Yes! HBO Real Time host Bill Maher arguing for freedom to make choices in our lives.
“Until then all this will accomplish is to feed into the Republican message that Democrats don’t want to help people they just want to micromanage their lives,” Maher said. “It makes people hate us. It makes me hate us. And it prompts kickback.”
You bet your a$$ it prompts kickback, at least from me.
“I don’t want to let the right-wing own freedom,” Maher said. “People want to drain the swamp, not ban Big Gulps. Yes, I understand, you have a thousand good ideas for how I should live my life, check my privilege and sort my recycling. I will get to that. But first we need to get some Democrats elected and that’s hard when the movement to childproof the world has made Republicans the party of freedom and Democrats the party of poopers.”
With you on this, Bill. Here. I’d love to see more competition between the political parties over more freedom.
Senator Charles Schumer (D, NY):
“This suspect product has no clear health value,” he said in a statement. “I can’t think of a single parent who thinks it is a good idea for their children to be snorting over-the-counter stimulants up their noses.”
Senator, that’s not a good enough reason. Not every product or service must meet your enfeebled, limited imagination and memory. Interestingly, the good Senator is pro-choice on the abortion issue, so I’ll remind him of their universal mantra: it’s our body, and their our kids.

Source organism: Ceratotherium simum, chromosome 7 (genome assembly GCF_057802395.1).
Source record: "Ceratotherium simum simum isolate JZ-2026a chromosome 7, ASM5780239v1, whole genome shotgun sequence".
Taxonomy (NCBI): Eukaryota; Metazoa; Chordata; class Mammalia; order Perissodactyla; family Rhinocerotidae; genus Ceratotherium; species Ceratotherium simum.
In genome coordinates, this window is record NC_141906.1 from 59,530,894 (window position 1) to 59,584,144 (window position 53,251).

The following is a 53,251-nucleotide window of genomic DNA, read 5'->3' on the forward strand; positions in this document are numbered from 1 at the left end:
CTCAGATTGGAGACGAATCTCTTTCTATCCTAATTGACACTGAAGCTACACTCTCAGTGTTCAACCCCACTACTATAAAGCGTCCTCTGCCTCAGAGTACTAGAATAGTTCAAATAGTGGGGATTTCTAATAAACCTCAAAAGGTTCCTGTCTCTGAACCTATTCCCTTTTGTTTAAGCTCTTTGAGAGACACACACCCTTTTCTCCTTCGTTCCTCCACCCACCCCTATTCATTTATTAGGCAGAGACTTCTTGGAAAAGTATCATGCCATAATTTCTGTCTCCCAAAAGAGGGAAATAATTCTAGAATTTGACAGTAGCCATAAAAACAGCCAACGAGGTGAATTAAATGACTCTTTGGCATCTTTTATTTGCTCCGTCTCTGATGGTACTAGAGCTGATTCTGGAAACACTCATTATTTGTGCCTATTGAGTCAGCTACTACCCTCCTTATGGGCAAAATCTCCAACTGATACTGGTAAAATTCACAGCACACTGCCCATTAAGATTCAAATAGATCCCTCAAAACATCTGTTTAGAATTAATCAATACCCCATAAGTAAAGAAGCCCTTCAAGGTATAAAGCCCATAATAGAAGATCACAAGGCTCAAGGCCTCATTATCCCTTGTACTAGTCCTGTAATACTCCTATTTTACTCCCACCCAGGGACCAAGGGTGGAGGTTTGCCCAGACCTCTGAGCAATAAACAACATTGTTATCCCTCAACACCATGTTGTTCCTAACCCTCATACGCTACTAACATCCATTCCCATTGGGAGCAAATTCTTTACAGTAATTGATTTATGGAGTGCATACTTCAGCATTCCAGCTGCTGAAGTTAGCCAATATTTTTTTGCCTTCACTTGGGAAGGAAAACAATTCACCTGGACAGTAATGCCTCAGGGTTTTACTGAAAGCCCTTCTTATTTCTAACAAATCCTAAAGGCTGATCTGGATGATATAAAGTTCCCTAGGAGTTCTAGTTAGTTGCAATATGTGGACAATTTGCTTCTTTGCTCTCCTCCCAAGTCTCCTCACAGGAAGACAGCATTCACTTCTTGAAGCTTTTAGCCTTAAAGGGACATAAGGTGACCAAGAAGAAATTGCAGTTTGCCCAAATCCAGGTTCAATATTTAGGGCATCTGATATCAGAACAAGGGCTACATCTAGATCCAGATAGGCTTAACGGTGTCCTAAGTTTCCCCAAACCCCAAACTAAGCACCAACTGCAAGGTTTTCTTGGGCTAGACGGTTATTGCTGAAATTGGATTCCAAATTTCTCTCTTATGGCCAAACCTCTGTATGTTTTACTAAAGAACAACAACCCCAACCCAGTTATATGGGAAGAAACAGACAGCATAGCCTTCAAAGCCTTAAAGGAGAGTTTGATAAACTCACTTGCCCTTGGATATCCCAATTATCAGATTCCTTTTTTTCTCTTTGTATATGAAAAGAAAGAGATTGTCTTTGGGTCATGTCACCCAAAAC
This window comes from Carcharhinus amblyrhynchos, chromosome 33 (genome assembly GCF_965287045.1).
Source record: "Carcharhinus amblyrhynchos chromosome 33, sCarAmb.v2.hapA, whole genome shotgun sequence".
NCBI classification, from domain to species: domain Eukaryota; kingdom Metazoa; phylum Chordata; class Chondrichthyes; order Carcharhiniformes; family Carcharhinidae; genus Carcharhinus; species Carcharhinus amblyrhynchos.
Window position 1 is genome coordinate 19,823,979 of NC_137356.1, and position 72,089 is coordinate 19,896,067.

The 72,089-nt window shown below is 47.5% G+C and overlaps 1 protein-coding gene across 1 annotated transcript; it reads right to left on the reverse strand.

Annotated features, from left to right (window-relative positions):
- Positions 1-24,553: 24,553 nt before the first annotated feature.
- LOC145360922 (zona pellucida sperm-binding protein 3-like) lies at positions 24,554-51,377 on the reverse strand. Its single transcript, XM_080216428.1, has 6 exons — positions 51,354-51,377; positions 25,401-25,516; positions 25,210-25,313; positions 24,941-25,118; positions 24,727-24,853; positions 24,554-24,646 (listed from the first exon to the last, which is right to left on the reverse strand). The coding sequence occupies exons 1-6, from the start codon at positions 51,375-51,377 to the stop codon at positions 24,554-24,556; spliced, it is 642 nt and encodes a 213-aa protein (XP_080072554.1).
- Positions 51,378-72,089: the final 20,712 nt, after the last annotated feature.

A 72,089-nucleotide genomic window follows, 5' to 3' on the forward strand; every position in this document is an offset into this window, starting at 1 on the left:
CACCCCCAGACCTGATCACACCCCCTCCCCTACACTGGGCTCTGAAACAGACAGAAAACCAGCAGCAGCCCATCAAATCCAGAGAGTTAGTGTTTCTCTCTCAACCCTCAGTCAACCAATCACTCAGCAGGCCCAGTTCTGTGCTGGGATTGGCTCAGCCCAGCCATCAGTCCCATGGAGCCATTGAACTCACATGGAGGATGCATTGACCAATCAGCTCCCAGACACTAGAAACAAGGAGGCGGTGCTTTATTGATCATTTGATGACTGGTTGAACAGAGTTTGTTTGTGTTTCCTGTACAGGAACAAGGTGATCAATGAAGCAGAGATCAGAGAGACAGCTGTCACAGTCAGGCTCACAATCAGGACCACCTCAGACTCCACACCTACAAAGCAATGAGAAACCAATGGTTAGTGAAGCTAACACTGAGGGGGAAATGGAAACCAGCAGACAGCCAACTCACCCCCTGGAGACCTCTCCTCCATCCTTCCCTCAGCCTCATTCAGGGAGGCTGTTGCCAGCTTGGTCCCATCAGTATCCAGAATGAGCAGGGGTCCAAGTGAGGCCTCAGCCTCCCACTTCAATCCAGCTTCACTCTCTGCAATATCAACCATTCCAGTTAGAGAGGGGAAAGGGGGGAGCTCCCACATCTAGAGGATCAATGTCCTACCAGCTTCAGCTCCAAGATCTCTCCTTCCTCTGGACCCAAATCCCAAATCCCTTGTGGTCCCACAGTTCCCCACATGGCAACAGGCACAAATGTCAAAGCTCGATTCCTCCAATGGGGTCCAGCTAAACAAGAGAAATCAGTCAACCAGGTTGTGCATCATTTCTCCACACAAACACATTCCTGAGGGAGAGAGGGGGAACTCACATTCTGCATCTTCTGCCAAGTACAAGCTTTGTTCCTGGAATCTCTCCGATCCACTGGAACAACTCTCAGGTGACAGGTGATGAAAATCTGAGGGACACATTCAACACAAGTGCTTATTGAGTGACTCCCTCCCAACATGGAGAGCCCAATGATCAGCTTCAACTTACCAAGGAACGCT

Rep. Pelosi (D-CA) and the other spending addicts are trying to save their world as they know it. You know, the world in which they spend every cent they can get their hands on and regulate every human behavior they can identify. Here.
Dan Mitchell quotes Data Milbank in the Washington Post commenting on the new Department of Agriculture (USDA) dietary guidelines. Notice how after the guidelines a higher percentage of people are obese? Cute. Anyway, on the USDA website you are asked such intimate questions as how many minutes a day do you spend sitting on the toilet? Hence, the title of this post.
Yes, I know President Obama is black, but why did it take so long for a black person to become president in the first place?
For answers to that question I point you to an interview by the WSJs Jason L. Riley with George Mason University Professor Walter E. Williams and a presentation by John McWhorter, associate professor of linguistics at the University of California, Berkeley and a contributing editor to the Manhattan Institute’s City Journal. Mr. McWhorter’s presentation is the effect the War on Drugs had on blacks in America. PDF version, podcast.